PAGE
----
The University of Rochester has a strong commitment to and presence in aging research. The mission of the University’s Office for Aging Research and Health Services (OARHS) is to draw on URMC's academic, clinical, educational, and community resources to assure better health outcomes and a better healthcare experience at lower cost for older adults and their caregivers.
Additionally, the Rochester Aging Research (RoAR) Center brings together investigators engaged in basic and translational aging science to support innovative and collaborative research into the mechanisms that promote longevity.
The Division of Geriatrics & Aging research includes health services, clinical care and interdisciplinary training initiatives. The Division has successfully received support from the NIH/NIA, VA, HRSA, the John A Hartford Foundation, Donald W. Reynolds Foundation and American Federation for Aging Research. The Division has a strong affiliation with other UR programs, most notably nursing, psychiatry, psychology, public health sciences, developmental disabilities, neurology and oncology.
Geriatric Fracture Center
The Geriatric Fracture Center (GFC) at Highland Hospital, founded November 1, 2004, was co-developed by the UR Division of Geriatrics & Aging and the Department of Orthopedics. Co-managed care and early intervention has resulted in fewer complications, lower mortality, shorter length of stay, lower cost, and fewer readmissions. The GFC serves as a primary research site investigating both basic and clinical sciences, including: fragility fractures, frailty, health services research, and outcomes research.
Dr. Daniel Mendelson is Co-PI with faculty from Brown University on a grant from the John A. Harford Foundation to the American Geriatrics Society and the Association of Directors of Geriatric Academic Programs to develop a dissemination model to make co-management widely available.
Cancer is a disease of aging; 60% of cancer incidence and 70% of cancer mortality occurs in older adults. Notably, the majority of cancer survivors are also aged 65 and over. The Specialized Oncology Care and Research for the Elderly (SOCARE) program is part of the James Wilmot Cancer Institute. Physicians and researchers in the program are pioneers and leaders in the care of older adults diagnosed with cancer.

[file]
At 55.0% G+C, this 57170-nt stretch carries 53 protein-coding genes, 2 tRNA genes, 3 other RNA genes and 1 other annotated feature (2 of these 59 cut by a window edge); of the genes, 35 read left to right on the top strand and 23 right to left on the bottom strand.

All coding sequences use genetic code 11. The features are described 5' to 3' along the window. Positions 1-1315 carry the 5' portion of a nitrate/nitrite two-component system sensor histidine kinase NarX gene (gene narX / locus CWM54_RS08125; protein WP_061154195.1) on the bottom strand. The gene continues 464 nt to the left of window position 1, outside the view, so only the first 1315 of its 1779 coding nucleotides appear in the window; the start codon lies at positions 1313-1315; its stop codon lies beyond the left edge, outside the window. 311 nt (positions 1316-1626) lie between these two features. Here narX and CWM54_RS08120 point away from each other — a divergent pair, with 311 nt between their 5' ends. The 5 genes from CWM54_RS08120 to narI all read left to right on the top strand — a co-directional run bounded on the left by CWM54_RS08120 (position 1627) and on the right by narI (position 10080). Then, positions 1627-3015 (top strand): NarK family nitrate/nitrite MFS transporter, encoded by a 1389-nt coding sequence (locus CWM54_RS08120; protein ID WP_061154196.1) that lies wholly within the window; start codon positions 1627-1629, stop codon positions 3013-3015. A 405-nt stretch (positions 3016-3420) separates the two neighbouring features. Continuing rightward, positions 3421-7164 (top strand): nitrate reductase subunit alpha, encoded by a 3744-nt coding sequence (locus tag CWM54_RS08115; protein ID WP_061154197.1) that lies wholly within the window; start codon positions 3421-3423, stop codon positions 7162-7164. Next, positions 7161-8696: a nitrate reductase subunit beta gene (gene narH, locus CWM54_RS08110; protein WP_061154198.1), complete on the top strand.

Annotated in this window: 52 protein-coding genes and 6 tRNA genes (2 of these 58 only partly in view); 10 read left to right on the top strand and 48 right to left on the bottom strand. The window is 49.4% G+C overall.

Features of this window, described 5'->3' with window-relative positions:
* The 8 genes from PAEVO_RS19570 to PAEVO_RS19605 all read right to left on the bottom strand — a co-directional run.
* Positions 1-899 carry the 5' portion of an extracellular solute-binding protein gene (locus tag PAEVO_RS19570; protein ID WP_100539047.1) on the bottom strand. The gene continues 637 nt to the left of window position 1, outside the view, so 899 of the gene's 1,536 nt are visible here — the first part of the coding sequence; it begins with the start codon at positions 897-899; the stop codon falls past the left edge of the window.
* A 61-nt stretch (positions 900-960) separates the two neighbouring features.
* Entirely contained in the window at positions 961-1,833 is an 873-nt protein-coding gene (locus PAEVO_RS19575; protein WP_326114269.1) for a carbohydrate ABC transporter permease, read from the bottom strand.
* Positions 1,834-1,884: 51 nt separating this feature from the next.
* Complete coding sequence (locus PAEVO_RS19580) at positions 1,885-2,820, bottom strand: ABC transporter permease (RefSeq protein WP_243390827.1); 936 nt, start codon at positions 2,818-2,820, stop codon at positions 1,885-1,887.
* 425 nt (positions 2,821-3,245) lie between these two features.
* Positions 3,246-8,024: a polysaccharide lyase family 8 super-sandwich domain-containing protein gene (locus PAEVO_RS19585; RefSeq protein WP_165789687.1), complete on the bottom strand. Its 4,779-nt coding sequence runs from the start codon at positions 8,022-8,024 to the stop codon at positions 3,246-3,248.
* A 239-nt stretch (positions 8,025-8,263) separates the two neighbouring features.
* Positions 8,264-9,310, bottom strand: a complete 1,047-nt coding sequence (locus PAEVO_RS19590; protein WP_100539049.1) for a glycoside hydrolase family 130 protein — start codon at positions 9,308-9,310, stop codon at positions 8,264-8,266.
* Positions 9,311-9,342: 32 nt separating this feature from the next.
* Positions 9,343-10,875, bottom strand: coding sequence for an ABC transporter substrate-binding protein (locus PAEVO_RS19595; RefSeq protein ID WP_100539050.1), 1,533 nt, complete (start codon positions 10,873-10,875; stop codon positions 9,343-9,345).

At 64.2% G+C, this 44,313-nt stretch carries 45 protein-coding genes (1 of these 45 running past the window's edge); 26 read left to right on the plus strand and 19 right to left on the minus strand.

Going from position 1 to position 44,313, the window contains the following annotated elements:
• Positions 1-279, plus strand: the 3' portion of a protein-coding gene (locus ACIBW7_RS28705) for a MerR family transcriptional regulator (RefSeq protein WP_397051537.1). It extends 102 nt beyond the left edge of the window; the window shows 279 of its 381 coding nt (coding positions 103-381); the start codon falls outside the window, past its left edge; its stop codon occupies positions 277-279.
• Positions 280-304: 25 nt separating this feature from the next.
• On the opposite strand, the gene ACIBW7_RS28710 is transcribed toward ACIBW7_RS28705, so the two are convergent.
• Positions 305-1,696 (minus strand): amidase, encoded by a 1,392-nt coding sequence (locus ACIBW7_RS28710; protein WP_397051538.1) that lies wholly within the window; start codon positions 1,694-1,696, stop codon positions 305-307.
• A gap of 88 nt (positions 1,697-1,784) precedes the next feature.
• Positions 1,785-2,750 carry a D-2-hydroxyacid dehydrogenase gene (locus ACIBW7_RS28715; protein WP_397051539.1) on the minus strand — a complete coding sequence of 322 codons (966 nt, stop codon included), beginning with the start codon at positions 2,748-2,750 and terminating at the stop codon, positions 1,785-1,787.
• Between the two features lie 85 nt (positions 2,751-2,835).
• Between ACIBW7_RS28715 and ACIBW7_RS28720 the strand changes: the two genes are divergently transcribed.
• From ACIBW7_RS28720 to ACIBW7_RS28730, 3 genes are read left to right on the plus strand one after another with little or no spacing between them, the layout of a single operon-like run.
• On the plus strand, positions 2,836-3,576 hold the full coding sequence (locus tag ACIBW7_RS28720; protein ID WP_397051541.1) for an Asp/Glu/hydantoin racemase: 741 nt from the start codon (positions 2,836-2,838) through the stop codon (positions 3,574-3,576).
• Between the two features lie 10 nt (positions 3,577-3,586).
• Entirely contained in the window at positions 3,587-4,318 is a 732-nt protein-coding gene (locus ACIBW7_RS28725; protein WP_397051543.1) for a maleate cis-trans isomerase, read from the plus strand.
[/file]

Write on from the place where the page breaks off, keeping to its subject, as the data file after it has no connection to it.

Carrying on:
The Wilmot Cancer Institute has one of the few and one of the largest geriatric oncology programs in the country. The team includes four physicians: Supriya Mohile, MD; Allison Magnuson, MD; Erika Ramsdale, MD; and Ron Maggiore. The physicians work with an interdisciplinary team that includes nursing, social work, cognitive specialists, occupational therapy, and physical therapy. Every week, a comprehensive team assesses and provides management recommendations to older patients with cancer to help guide treatment decisions and improve outcomes. The UR is one of the few places in the country where trainees (medical students, residents, and fellows) can get formal training in geriatric oncology.
The geriatric oncology program also includes a robust research portfolio. Investigators conduct clinical and translational research for geriatric assessment in older patients with cancer, physical and cognitive interventions for older patients with cancer, supportive care interventions for older patients with cancer, and improving care delivery. Investigators have obtained numerous awards and grants recognizing the value of their research from organizations such as the University of Rochester CTSI, NIH, PCORI, ACS, and the Hartford Foundation. In addition, investigators work closely with researchers across the country through collaborative projects sponsored by the Cancer and Aging Research Group.